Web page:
The FTC picked a good target for this important case. By law, six of the eight members of the dental board in this case must be dentists with an active practice, i.e., market participants. The regulated parties (dentists) directly elect the board members; neither the governor nor any other state official has any official role in nominating, selecting, confirming, or even removing members of the dental board. And, crucially, no other state official or body reviews the types of cease-and-desist orders the dental board issued in this case. On these facts, the FTC characterizes the dental board as a “public/private hybrid” entity that has a strong incentive to restrict competition to benefit its members. As a result, the FTC argues, the agency’s actions must be actively supervised by another part of the state.
The dental board, on the other hand, asserts that the active-supervision requirement should not apply to a state agency. Under longstanding precedent, and in a way axiomatically, direct action by the state does not require supervision by the state. As the dental board argues, a state is free to decide how to wield the power of the state; here, North Carolina chose to utilize a state agency to implement its regulatory policy goals. Basic federalism principles and respect for state sovereignty suggest that federal courts and agencies should not second-guess that choice. In short, the dental board argues, North Carolina is free to implement anticompetitive policies and may do so how it sees fit, including through an agency staffed by market participants who may seek private gains.
Several important issues are not in dispute at the Supreme Court. At least before the Court, the dental board does not dispute that its actions are anticompetitive. Nor does the case focus on whether the dental board acted pursuant to a clearly articulated state policy. A state statute, after all, provides that removing stains from teeth constitutes the practice of dentistry, which presumably covers teeth whitening. Moreover, the ultimate question of liability is not before the Court, so it will not address whether the Noerr–Pennington doctrine or the First Amendment protect the dentists’ actions.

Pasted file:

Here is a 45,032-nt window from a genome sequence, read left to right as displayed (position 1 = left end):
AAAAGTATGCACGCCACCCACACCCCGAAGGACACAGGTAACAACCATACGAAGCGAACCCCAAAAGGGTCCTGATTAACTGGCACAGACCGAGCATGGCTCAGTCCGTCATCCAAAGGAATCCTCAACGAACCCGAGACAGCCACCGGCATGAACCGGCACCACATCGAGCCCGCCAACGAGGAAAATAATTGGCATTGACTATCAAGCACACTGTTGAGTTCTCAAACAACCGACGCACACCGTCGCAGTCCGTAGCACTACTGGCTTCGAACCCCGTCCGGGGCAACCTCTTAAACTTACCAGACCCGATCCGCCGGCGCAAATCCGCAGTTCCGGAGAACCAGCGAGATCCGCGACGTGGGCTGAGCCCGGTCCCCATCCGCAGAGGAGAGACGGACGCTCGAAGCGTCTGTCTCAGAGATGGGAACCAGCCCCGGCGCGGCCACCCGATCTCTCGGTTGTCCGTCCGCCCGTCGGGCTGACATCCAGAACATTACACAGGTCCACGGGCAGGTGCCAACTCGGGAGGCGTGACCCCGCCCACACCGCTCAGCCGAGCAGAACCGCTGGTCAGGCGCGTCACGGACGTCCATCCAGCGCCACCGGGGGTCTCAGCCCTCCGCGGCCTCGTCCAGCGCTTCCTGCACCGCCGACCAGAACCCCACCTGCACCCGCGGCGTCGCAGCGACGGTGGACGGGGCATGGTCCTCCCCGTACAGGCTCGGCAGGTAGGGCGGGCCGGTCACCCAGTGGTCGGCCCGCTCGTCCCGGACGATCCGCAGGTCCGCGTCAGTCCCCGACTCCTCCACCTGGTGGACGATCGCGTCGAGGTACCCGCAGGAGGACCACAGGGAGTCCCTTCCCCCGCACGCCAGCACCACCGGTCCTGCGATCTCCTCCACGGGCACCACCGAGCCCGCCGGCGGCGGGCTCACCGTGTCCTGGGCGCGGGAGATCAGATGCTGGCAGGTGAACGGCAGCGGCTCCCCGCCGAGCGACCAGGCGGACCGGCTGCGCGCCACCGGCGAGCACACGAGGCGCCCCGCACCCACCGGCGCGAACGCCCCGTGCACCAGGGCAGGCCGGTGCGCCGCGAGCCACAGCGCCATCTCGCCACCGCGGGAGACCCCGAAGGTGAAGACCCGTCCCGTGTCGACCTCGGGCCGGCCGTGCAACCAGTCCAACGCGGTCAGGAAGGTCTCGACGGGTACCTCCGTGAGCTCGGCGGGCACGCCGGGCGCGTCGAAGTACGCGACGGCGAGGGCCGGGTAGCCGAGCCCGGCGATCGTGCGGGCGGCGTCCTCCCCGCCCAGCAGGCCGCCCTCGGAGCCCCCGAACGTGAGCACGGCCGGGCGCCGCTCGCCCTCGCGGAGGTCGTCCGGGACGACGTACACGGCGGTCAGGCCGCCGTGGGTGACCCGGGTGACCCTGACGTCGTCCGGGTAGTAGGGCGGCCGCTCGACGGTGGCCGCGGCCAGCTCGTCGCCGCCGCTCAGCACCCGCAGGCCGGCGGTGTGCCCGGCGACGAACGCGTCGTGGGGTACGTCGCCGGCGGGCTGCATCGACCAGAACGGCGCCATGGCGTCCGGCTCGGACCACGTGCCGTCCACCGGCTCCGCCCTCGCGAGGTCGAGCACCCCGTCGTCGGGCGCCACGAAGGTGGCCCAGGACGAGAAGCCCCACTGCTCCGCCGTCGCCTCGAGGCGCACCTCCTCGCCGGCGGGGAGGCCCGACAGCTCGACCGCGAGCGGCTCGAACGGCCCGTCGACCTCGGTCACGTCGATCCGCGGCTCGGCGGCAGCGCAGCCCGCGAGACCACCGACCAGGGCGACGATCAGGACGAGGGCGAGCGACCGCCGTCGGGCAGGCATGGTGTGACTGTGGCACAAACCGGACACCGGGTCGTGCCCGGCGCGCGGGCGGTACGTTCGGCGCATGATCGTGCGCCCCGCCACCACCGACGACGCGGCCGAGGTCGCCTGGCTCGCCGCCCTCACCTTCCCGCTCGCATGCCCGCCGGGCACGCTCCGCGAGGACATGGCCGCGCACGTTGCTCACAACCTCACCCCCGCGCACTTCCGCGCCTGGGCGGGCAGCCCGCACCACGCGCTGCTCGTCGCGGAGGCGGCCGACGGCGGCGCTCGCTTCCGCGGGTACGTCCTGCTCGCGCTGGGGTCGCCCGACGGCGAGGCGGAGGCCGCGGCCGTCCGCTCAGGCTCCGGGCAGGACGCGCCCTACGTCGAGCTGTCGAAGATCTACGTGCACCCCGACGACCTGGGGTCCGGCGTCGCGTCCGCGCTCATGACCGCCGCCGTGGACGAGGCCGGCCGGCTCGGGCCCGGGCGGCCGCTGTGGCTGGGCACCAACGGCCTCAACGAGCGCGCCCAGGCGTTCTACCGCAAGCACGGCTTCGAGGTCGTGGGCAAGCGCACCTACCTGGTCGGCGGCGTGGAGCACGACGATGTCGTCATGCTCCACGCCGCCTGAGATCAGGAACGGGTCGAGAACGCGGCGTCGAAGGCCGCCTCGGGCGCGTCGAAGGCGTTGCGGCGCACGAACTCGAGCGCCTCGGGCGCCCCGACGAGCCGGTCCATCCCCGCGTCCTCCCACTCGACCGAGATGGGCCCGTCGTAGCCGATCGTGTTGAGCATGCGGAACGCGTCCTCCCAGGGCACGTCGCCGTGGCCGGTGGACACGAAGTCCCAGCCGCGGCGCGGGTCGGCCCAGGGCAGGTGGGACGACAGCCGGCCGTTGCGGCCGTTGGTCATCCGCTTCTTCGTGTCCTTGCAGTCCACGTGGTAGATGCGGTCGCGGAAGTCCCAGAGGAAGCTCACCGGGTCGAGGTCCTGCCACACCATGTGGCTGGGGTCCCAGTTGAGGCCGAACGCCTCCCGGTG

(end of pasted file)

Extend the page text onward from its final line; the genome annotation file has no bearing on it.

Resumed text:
The lineup of amicus briefs in the case is striking. Only two types of amici filed briefs in support of the dental board: (1) industry trade groups, and (2) state governments.
The FTC attracted much broader support. Law professors of all political persuasion filed briefs in support of the FTC, as did both liberal and conservative policy groups. Notably, several associations and companies that routinely brush up against the boundaries of professional licensing filed briefs in support of the FTC. Legalzoom.com, for example, runs into anticompetitive policies of state bar associations, and nurse practitioners bump up against anticompetitive policies of medical boards. Those briefs point out the real-world consequences of what they characterize as state-sponsored cartels – namely, granting antitrust immunity to trade associations tends to reduce competition, reduce output, and increase prices.
The Court has a number of options before it. At one end of the spectrum, the Court could hold that actions by all bona fide state agencies are exempt so long as a clearly articulated anticompetitive policy from the state justifies the agency’s action. On the other end of the spectrum, it could hold that state agency action is exempt only if another part of the state government actively supervises the agency’s action.
The Court has other options in between. It could create a presumption that the requirement of active supervision would apply to some types of agencies but not to others, based perhaps on whether a majority of the agency’s members are market participants, how the members are selected (e.g., elected by other market participants, selected by the governor, or elected by the public), how the agency is funded, or any of several other factors.
In recent years, and in particular in the last ten years, the Supreme Court’s antitrust cases have closely followed settled economic understanding of market dynamics. The Court has shown a willingness to depart from past precedent when modern economic theories rejected the lessons of older cases. In particular, the court frequently cites the extremely influential Areeda and Hovenkamp antitrust treatise. In this case, the economic literature and the Areeda and Hovenkamp treatise generally do not support the dental board’s position. After all, the state action doctrine as applied to state agencies composed of market participants could bless cartel-like behavior taking place in professional licensing boards. Although the economic results are clear, the economic analysis has little to say about federalism, state sovereignty, and how state governments must be structured in order to achieve policy goals that may impair competition in favor of other regulatory interests. As a result, this case presents a tension between those legal principles and economic principles, making this a difficult case to predict.